This Breakup Is the Talk of the Town When the river thaws in Nenana, Alaska, a pile of money changes hands

May 17, 1998

If it weren't for the contest, the town of Nenana, Alaska, might
not exist. Even the mayor agrees. "Without the Ice Classic,"
says Robert Knight, "we'd be devastated financially--and
spiritually." As it is, Nenana barely makes the map. It has one
paved street, two bars and 500 residents, most of whom are
members of either the Athabascan or the Inupiaq tribe.

The town sits beside the Tanana River, 55 miles south of
Fairbanks, in central Alaska. The Tanana is where all the Ice
Classic action--if it can be called that--takes place.

The Ice Classic gets going on Feb. 1, about four months after
the Tanana freezes over. A 26-foot-high wooden structure known
as the Tripod (never mind that it has four legs) is placed in a
trench that has been cut in the ice in the middle of the river.
On shore, across from the Tripod, is a 10-by-10-foot shack.
Inside is a clock. Through an extraordinary rigging system
involving ropes, counterweights, pulleys, a siren and a large
cleaver, the Tripod and the clock are connected.

Before the Tripod goes up, dozens of red five-gallon containers
are shipped to businesses throughout Alaska. These are for
collecting Ice Classic tickets, on which the purchaser must
guess the date, hour and minute that the ice will melt on the
Tanana, sending the Tripod downstream and stopping the clock.

In Alaska the moment of a river's breakup is a significant
event; it is the first sign that spring has arrived. The Classic
has been celebrating this moment since 1917, when 800 guesses
were made for a dollar each. Now, nearly 300,000 tickets are
sold annually, at two dollars apiece, and the jackpot, often
split several ways, is about a third of a million dollars. The
Tripod--a new one must be built each year--is guarded 24 hours a
day by local residents.

Breakup takes place in late April or early May, but several
weeks beforehand, when the ice starts to thin and the April 5
betting deadline approaches, the action around Nenana
intensifies. Newspaper reporters from Anchorage and Fairbanks
BUCKLES), and Alaskan television stations include ice-thickness
updates as part of their weather coverage. This year the ice
broke at 4:54 p.m. on April 20, and seven winners shared the
bonanza, each getting $42,857.15.

The only multiple winner has been Fairbanks resident Tom Waters,
who drives to Nenana about 20 times every winter to examine the
ice. He compares the current season's weather with historical
trends. He studies railroad schedules. (When a freight train
passes on the nearby tracks, Waters believes, the vibrations
influence the time of breakup.) Then he fills out about 2,000
tickets, the cost paid for by sponsors who receive a share of
his winnings. Waters, 40, won in 1979 and 1983 and has never
missed by more than eight minutes.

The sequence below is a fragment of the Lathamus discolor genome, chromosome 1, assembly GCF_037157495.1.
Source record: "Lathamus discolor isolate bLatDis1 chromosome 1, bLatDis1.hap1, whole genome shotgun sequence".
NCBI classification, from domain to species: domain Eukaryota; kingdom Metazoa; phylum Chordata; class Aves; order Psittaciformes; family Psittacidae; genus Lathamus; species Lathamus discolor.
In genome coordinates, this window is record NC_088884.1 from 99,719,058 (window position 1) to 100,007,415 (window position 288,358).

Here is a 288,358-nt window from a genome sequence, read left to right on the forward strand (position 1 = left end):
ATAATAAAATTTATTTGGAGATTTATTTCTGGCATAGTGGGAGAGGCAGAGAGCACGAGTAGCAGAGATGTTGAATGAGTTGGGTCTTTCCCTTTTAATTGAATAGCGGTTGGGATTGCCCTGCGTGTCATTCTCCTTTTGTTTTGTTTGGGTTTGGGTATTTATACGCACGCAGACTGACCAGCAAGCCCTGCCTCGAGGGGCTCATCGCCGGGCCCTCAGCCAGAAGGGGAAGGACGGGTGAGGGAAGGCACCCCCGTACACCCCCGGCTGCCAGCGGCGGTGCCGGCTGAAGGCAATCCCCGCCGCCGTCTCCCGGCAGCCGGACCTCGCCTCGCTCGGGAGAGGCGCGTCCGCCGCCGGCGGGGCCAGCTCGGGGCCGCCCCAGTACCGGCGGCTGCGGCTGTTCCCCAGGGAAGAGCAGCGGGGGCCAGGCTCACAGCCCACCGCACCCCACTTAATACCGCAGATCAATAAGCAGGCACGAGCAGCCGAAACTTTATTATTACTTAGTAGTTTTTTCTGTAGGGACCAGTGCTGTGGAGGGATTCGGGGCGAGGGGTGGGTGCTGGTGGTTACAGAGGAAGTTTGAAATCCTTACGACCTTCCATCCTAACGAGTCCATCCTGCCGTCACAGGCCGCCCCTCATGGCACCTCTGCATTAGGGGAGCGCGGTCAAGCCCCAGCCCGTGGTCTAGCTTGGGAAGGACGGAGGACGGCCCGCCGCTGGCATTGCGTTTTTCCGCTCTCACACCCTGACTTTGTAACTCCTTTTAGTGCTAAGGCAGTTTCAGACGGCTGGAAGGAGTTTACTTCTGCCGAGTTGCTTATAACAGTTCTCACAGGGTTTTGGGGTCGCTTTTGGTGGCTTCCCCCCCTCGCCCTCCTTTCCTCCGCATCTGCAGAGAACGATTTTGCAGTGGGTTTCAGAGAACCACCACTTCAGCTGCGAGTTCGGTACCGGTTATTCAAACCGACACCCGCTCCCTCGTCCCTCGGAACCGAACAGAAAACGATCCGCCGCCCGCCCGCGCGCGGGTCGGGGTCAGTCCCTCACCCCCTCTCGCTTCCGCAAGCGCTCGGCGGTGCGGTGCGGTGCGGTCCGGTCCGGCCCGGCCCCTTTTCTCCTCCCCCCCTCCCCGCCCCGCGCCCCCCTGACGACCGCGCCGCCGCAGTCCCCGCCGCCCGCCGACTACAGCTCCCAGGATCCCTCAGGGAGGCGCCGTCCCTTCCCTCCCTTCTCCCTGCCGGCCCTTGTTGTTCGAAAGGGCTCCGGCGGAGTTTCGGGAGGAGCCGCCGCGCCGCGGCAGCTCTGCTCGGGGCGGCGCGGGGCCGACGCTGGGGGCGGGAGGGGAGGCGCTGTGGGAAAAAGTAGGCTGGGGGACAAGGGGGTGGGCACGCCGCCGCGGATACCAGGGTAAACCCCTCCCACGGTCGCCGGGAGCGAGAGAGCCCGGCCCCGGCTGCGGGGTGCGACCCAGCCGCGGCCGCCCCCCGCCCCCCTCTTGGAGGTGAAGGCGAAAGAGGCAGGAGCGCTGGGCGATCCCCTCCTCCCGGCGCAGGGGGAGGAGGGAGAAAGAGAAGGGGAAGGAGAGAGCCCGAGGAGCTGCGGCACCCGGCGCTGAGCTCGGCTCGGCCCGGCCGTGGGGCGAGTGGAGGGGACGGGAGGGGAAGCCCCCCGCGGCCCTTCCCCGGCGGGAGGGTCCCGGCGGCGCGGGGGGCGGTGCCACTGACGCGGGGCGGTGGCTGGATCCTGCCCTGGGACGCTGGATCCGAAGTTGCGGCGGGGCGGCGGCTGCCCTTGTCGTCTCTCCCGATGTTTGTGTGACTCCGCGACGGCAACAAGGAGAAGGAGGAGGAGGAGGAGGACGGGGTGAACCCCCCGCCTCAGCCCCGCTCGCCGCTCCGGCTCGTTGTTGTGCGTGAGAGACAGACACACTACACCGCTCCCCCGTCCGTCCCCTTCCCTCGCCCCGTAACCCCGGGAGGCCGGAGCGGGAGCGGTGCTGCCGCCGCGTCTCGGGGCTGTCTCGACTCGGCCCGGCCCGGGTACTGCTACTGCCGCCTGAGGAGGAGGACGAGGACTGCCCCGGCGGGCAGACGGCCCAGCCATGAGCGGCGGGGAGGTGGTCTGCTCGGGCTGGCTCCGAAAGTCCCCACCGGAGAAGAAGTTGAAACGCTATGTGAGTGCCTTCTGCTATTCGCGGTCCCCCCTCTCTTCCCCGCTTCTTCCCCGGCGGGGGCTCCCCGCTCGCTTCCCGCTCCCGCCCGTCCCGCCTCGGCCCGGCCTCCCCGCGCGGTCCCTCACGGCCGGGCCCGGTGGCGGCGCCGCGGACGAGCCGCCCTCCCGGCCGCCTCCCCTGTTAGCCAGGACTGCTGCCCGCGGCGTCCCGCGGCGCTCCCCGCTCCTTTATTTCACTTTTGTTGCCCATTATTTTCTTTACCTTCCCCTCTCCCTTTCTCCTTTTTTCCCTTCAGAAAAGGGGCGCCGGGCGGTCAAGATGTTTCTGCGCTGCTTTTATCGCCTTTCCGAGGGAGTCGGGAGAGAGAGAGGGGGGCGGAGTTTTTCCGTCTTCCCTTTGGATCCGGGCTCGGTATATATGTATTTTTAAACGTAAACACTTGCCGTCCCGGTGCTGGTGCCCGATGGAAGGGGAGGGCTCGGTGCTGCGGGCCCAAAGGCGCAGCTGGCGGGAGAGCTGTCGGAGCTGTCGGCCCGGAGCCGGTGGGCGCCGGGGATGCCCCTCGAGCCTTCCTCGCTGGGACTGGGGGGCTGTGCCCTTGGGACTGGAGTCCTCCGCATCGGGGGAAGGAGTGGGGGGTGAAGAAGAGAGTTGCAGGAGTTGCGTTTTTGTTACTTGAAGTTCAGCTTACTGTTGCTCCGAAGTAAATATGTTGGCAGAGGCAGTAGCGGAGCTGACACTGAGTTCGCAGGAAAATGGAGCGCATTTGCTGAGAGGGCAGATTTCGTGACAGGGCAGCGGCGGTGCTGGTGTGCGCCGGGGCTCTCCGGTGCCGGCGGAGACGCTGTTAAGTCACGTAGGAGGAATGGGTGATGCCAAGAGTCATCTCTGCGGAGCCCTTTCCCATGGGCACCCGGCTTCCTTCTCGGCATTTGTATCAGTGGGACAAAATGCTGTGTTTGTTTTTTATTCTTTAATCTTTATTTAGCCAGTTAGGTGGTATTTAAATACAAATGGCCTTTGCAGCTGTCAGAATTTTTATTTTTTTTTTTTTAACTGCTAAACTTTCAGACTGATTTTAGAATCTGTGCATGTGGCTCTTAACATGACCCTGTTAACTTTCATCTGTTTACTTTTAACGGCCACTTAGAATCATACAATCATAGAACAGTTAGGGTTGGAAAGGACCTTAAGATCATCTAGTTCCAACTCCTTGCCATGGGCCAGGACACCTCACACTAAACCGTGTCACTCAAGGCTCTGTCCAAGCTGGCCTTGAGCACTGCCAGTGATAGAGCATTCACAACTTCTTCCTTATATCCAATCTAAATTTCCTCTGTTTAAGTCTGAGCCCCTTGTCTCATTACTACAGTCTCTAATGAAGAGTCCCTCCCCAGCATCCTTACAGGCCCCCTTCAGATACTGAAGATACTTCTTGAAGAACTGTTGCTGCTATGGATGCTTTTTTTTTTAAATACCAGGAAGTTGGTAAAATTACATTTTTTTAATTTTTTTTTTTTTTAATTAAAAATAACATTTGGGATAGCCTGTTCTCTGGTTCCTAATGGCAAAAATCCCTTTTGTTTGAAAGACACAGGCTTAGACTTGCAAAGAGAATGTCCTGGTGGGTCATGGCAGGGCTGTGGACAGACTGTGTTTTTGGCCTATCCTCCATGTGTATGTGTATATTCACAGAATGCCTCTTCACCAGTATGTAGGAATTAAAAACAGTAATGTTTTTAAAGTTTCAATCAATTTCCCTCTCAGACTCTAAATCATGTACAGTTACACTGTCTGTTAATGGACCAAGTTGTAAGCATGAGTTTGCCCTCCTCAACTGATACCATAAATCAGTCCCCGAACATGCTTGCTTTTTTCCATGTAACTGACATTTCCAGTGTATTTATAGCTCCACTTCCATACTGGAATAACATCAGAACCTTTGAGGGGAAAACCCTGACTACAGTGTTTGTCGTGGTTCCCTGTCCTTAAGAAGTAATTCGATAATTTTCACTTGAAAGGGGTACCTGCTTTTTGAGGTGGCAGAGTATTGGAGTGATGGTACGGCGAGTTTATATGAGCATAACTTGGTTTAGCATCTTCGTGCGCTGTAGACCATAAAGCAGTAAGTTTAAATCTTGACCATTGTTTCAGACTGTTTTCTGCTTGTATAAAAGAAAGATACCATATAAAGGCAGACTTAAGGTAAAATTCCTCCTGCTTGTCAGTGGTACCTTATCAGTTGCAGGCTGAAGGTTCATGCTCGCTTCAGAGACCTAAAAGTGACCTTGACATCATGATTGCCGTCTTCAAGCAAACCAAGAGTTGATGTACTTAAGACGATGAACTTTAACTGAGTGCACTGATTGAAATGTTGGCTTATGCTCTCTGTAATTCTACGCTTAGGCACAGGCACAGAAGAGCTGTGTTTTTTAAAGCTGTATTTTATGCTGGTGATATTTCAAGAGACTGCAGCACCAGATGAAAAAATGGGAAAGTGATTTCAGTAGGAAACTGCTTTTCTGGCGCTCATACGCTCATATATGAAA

Once the betting deadline is past and the canisters are shipped
to Nenana, the pace picks up inside the civic center, a building
that was partly financed by Ice Classic proceeds. The Classic is
a nonprofit corporation. Most of the net income is invested in
the community: The Ice Classic purchases schoolbooks and makes
donations to charities; it pays hospital bills, provides college
scholarships and funds civic events. And for one month every
year it supplies income for nearly one fourth of the area's

Workers come to the civic center to sort tickets and earn
between $5.65 and $6.30 an hour; students work at night,
retirees all day. "Many people come out of the bush to count,"
says Cherrie Forness, the Ice Classic's manager. "This is the
only time they're seen in town all year and the only income they
make. They're subsistence hunters and trappers. They come here
to work, but also to chat, to catch up with one another."

The tabulation is done manually. Forness realizes that by
printing a bar code on each ticket and purchasing a computer
system, she could have all the tickets tallied by a handful of
workers over one weekend. This is not the way the people of
Nenana want it. "Winters here are long and lonely," explains
Forness. "This is an essential escape."

When the ice finally cracks and the Tripod lurches, the siren is
triggered. Everyone hurries to the river to witness the final
moments of the contest. "If you're in school, you play hooky; if
you're sick, you get well; if you're working, you quit what
you're doing," says Forness. "Not a lot goes on here--basically,
this is it. Once the ice goes out, it's pretty boring around
here again."

Michael Finkel, of Bozeman, Mont., is a frequent contributor to

COLOR PHOTO: ANNE SHERWOOD [Two men maintaining mechanism connected to large tripod on frozen river]

"Many people come out of the bush to count," says Forness. "This
is the only income they make all year."

Eagle (-2)
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